First, main path branches never lie to you. Forward is virtually always forward. Rare do you come to a crossroad, not sure which direction to go in and even rarer does the ‘wrong’ path have any significant length to it. Going down these harder to reach, short paths usually reward the player with treasure and other items before quickly setting them back in the right direction. This might seem minimalistic and rather shallow, but this conceit allows them to construct a staggeringly 3d world. Another tool is showing you what is ahead. In say… the Prime series, you are restricted by doors. While mostly a concession of the times, these doors created sealed environments that that often prevented you from telling what was ahead of you (that said, I wanna play a 3d Metroid that goes “Metal Gear Solid 3” and embraces a super open map, but thats another story). The only hints you get are the door frames. In Dark souls you can SEE the tower where you fought the Demon and the Dragon and you can just run in it’s direction and mostly find your way pretty easily. Remember a few key sights and paths and you can get virtually anywhere you want with minimal effort. While being open ended, the world is, for the most part, a series of linear paths with a hand full of relatively large areas that have very obvious goal points.

Dark Soul’s dense cylinder of a World perhaps navigates better than any large 3d game I have ever played and does so without a map screen.

Individual areas are designed for distinctness and well crafted combat encounters. They are not afraid to put enemies in the most annoying spots possible and as such, they squeeze all the mileage they can out of their enemies. This is a design trick used famously in older Castlevania games but has been forgotten in modern times. But as long as a situation can be learned, it can be dealt with. The decaying nature of the world also makes it easy to create a world that plays like a level while not breaking suspension of disbelief. Collapsed walls, makeshift bridges and destroyed structures are a staple. The areas that do not abide by the decaying aesthetic are designed to resemble places. The pristine Anor Londo has bedrooms, filled with paintings and furniture. It has a church, a tomb and other important sites. Not-pristine-but-not-decaying Sen’s Fortress gets a pass, having been DESIGNED to be a complex, trap ridden structure. The aged nature of the world also makes it great for creating dangerous and precarious combat encounters where falling to your death is a real possibility.

Dark Souls also hits it’s aesthetic elements spot in. it embraces the classical medieval look and feel in ways that their competitors cannot not. Some games go crazy and anime-esque with their armor (which is fine), while others tole and rot in almost a medieval uncanny valley, much like Oblivion and Skyrim. Dark Souls owns it’s look. It’s equipment feels real and functioning. Function surpasses the rule of cool and when the rule of cool is applied, it’s because some weapon or set of armor came from an unlikely source, such as a demon or long dead entity. It embraces the awkward helmets and odd armors that rarely make an appearance in fantasy and use them to add a sense of reality to the world. It’s simple, yet amazingly distinct.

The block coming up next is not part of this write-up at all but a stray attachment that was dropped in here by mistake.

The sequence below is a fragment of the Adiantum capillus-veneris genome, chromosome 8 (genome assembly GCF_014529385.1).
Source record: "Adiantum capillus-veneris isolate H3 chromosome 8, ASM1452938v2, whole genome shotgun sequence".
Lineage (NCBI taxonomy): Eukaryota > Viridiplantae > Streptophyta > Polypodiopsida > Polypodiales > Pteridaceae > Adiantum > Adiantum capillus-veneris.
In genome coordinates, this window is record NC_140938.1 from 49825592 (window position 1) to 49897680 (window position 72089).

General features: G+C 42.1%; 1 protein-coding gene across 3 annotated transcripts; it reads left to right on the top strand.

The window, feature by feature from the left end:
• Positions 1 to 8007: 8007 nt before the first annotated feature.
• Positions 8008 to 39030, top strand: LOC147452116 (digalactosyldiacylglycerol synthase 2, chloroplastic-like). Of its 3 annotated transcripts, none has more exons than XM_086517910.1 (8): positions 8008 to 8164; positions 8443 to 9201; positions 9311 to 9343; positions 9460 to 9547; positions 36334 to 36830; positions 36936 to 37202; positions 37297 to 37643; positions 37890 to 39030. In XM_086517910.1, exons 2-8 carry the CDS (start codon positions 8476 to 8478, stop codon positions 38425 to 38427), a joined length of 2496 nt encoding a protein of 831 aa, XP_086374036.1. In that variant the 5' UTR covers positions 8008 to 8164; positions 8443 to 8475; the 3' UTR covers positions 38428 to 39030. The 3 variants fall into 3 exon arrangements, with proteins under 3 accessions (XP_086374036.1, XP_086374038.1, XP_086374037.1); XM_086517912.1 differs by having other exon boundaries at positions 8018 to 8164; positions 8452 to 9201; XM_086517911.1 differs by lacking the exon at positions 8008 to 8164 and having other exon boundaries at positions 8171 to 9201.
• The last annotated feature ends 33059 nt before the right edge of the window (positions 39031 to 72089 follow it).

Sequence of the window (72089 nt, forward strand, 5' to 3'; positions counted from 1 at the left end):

Story and Lore


A criticism commonly levied on Dark Souls is it’s poor, primitive story. I want to set the people who say this on fire. The story and lore of Dark Souls is “shown”, not told, and it is shown so subtly that one can blink and miss a lot of it. Details of the world, bits of dialog and small excerpts from item descriptions allow the player to piece together many details. The world is not centered around you — the world of Dark Souls feels no responsibility toward you and doesn’t require that you understand it. You stand as ignorant as the numerous NPCs that inhabit Firelink Shrine. In a world like Dark Souls, why should you be any different? This might even add to the joy of victory one feels while playing. Your success is not preordained in a significant way and even when the weight of the plot is finally put on your shoulders, it’s hard to tell if you have the whole truth. You are just an entity in a dying world and while you can piece together quite a bit you will never have all the answers.

Let me give an example of a deduction that can be made in Dark Souls.

In the Duke’s Archive (a mad laboratory for a crazy magi-science dragon), there is a section filled with Cells. There are a bunch of squid-headed-snake like enemies — Picasas — crawling about and being driven to attack by a sound. When you turn this sound off they hang around in a cell and if you fight through them, you’ll notice two at the back that avoid you and won’t attack you and seem to be crying. If you kill them, they scream out like women and drop two spells. One of the spell descriptions reads…

Bountiful Sunlight

“Special miracle granted to the maidens of Gwynevere, Princess of the Sun.
Gradual HP restoration for self and vicinity.

The miracles of Gwynevere, the princess cherished by all, grant their blessing to a great many warriors.”

Well this isn’t going anywhere nice. Lets read more item descriptions! How about some of the jail cell keys!

Archive Tower Giant Cell Key

“Key to the giant cell below the Duke’s Archives Tower.
The giant cell once imprisoned countless maidens, but is now empty, save for a few key persons. They struggle to uphold their sanity, as the horde of “mistakes” writhe at a fearfully close proximity.”

Archive Tower Cell Key

“Key to the cell of the Duke’s Archive Tower.